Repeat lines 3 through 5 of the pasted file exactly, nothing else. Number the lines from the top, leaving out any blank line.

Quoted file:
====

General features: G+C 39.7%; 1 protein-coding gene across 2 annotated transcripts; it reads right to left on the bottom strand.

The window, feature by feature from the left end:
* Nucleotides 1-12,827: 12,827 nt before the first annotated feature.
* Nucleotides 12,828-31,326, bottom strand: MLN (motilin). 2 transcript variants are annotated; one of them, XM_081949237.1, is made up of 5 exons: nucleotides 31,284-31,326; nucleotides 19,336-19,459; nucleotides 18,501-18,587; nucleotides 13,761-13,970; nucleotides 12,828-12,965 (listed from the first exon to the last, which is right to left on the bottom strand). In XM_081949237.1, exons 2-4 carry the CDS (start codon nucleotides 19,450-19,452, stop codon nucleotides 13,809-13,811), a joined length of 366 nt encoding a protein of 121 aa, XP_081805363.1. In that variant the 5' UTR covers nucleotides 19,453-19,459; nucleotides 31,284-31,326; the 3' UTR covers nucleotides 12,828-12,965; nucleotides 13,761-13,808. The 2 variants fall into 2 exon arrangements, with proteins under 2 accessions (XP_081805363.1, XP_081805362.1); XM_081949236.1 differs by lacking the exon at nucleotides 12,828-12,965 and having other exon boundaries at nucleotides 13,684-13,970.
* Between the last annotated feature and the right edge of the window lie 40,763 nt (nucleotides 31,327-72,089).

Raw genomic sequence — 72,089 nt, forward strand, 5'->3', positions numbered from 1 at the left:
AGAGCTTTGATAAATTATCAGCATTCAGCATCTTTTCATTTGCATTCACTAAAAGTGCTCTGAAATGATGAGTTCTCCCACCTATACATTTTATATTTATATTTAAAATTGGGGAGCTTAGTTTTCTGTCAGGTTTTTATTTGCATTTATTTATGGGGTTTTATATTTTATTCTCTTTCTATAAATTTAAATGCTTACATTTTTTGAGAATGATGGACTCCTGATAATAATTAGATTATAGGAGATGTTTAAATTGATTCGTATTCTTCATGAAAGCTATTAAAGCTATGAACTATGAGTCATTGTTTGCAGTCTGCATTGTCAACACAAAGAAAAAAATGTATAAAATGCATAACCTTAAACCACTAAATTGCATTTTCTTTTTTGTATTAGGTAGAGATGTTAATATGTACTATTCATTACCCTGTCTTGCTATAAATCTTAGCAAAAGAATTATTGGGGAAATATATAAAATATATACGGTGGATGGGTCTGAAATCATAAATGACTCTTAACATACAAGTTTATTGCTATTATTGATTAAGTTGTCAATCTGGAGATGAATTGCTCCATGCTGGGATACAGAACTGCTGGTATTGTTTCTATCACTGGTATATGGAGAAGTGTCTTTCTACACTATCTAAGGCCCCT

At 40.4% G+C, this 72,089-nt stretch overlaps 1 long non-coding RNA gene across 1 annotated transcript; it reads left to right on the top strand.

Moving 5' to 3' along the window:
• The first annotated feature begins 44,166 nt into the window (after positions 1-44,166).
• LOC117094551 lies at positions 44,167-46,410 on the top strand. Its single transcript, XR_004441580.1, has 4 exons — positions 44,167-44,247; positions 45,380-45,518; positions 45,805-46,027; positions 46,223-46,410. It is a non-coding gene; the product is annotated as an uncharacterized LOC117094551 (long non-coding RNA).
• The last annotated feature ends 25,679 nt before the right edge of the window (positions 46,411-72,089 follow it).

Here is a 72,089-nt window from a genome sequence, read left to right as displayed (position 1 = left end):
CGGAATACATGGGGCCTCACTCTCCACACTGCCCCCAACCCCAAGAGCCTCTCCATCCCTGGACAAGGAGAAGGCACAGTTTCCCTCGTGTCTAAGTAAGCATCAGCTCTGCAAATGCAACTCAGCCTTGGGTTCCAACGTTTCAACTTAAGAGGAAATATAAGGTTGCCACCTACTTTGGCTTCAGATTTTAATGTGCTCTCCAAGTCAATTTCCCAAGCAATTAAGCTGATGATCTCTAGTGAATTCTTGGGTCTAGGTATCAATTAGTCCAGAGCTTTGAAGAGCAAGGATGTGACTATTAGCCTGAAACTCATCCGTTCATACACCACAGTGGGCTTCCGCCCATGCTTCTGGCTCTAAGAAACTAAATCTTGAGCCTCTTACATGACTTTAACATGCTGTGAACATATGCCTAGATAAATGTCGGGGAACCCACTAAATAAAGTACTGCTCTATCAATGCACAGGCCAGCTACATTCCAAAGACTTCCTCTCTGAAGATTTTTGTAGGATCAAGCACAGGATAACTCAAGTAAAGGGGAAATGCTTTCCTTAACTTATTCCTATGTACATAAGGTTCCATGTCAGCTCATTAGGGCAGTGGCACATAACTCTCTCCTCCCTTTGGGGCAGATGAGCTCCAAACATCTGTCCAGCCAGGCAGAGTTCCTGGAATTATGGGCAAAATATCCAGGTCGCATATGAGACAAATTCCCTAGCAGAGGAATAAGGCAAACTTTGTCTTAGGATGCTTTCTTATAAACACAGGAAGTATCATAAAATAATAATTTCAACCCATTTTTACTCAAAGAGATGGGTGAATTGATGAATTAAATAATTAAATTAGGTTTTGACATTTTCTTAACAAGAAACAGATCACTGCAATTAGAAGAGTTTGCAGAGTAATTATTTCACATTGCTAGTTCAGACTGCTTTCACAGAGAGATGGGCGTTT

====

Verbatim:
* Nucleotides 1-12,827: 12,827 nt before the first annotated feature.
* Nucleotides 12,828-31,326, bottom strand: MLN (motilin). 2 transcript variants are annotated; one of them, XM_081949237.1, is made up of 5 exons: nucleotides 31,284-31,326; nucleotides 19,336-19,459; nucleotides 18,501-18,587; nucleotides 13,761-13,970; nucleotides 12,828-12,965 (listed from the first exon to the last, which is right to left on the bottom strand). In XM_081949237.1, exons 2-4 carry the CDS (start codon nucleotides 19,450-19,452, stop codon nucleotides 13,809-13,811), a joined length of 366 nt encoding a protein of 121 aa, XP_081805363.1. In that variant the 5' UTR covers nucleotides 19,453-19,459; nucleotides 31,284-31,326; the 3' UTR covers nucleotides 12,828-12,965; nucleotides 13,761-13,808. The 2 variants fall into 2 exon arrangements, with proteins under 2 accessions (XP_081805363.1, XP_081805362.1); XM_081949236.1 differs by lacking the exon at nucleotides 12,828-12,965 and having other exon boundaries at nucleotides 13,684-13,970.
* Between the last annotated feature and the right edge of the window lie 40,763 nt (nucleotides 31,327-72,089).